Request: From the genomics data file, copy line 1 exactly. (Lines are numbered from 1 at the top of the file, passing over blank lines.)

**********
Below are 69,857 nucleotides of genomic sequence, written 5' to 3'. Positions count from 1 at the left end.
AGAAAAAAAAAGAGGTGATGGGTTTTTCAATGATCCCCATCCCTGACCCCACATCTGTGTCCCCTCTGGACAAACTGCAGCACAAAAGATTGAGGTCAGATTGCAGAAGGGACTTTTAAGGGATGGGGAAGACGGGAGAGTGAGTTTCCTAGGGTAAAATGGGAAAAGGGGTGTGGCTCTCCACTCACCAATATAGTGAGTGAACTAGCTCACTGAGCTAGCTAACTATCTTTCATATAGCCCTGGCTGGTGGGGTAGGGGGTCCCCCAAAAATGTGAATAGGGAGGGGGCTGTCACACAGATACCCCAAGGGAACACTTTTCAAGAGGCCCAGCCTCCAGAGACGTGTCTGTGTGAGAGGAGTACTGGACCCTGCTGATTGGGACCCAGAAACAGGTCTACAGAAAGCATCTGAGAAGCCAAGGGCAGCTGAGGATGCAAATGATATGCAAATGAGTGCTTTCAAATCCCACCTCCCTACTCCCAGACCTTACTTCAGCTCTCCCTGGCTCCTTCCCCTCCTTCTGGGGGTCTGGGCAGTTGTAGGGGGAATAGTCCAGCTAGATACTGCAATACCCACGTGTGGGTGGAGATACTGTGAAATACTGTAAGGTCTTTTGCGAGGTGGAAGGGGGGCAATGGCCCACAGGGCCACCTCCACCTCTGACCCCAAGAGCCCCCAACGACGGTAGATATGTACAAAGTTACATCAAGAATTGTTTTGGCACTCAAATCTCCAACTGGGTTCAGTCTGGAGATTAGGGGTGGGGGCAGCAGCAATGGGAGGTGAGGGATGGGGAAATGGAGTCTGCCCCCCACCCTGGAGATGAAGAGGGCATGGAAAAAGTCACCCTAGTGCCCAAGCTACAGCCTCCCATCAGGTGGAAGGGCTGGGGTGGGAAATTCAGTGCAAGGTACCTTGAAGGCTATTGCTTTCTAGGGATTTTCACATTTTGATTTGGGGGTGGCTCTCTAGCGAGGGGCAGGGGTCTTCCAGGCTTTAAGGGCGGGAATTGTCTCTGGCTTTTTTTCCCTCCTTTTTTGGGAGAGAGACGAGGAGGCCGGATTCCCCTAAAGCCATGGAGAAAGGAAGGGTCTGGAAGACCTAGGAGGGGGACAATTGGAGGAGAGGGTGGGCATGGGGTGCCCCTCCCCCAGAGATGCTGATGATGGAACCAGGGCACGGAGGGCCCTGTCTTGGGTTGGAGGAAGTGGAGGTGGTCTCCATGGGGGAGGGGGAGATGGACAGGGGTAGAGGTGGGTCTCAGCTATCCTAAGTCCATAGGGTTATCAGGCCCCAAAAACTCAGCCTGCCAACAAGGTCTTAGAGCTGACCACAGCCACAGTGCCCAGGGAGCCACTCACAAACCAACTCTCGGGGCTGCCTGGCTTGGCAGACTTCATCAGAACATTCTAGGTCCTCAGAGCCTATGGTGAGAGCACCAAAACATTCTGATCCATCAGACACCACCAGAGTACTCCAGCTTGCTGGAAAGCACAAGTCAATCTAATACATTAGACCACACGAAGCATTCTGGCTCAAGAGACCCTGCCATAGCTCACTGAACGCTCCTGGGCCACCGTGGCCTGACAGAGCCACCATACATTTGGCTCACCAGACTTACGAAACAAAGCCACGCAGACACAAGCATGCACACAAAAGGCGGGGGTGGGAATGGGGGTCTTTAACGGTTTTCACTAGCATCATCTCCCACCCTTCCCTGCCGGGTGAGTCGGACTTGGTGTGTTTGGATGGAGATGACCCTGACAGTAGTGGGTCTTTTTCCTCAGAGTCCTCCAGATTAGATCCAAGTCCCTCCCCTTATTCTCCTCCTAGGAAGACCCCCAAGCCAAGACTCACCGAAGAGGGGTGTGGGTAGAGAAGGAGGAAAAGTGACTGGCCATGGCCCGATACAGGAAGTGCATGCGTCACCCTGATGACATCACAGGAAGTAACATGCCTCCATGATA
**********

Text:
Below are 69,857 nucleotides of genomic sequence, written 5' to 3'. Positions count from 1 at the left end.